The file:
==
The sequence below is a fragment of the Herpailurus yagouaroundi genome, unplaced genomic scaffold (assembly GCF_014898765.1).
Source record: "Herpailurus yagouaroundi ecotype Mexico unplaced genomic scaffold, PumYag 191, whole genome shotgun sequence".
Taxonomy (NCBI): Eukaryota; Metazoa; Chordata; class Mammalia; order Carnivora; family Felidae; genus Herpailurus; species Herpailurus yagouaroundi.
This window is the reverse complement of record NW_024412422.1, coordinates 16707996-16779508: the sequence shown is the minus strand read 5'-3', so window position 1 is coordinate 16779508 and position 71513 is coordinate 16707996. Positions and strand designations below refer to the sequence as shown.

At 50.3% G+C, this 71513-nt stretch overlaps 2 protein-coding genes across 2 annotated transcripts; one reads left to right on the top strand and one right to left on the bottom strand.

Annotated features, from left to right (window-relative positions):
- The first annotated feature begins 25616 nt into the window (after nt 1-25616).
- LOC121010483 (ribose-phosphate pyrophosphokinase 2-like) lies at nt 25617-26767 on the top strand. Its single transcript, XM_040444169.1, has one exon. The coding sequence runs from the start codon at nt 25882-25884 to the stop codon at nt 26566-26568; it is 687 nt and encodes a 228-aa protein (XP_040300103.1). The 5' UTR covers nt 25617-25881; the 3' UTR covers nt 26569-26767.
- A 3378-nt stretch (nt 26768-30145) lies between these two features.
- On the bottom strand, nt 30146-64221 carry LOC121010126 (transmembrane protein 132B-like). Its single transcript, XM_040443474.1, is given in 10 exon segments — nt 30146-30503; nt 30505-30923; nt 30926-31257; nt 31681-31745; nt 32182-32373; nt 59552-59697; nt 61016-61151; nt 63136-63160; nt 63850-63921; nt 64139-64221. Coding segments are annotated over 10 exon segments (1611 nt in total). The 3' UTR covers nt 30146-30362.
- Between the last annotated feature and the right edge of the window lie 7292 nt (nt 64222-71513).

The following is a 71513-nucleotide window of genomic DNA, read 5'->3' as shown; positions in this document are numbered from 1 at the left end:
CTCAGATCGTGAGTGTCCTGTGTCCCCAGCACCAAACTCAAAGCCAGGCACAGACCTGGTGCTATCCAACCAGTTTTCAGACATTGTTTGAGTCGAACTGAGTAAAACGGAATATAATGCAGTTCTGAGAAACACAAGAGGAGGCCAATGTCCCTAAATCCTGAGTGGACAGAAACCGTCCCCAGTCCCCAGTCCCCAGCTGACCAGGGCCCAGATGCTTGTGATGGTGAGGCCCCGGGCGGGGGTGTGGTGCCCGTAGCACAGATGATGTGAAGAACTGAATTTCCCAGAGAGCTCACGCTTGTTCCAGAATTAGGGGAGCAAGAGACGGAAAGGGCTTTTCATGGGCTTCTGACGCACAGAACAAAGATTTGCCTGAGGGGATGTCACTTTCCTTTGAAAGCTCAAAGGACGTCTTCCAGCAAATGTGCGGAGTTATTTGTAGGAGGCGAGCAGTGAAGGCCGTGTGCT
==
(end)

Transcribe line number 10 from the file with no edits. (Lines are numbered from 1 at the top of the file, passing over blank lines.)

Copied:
- On the bottom strand, nt 30146-64221 carry LOC121010126 (transmembrane protein 132B-like). Its single transcript, XM_040443474.1, is given in 10 exon segments — nt 30146-30503; nt 30505-30923; nt 30926-31257; nt 31681-31745; nt 32182-32373; nt 59552-59697; nt 61016-61151; nt 63136-63160; nt 63850-63921; nt 64139-64221. Coding segments are annotated over 10 exon segments (1611 nt in total). The 3' UTR covers nt 30146-30362.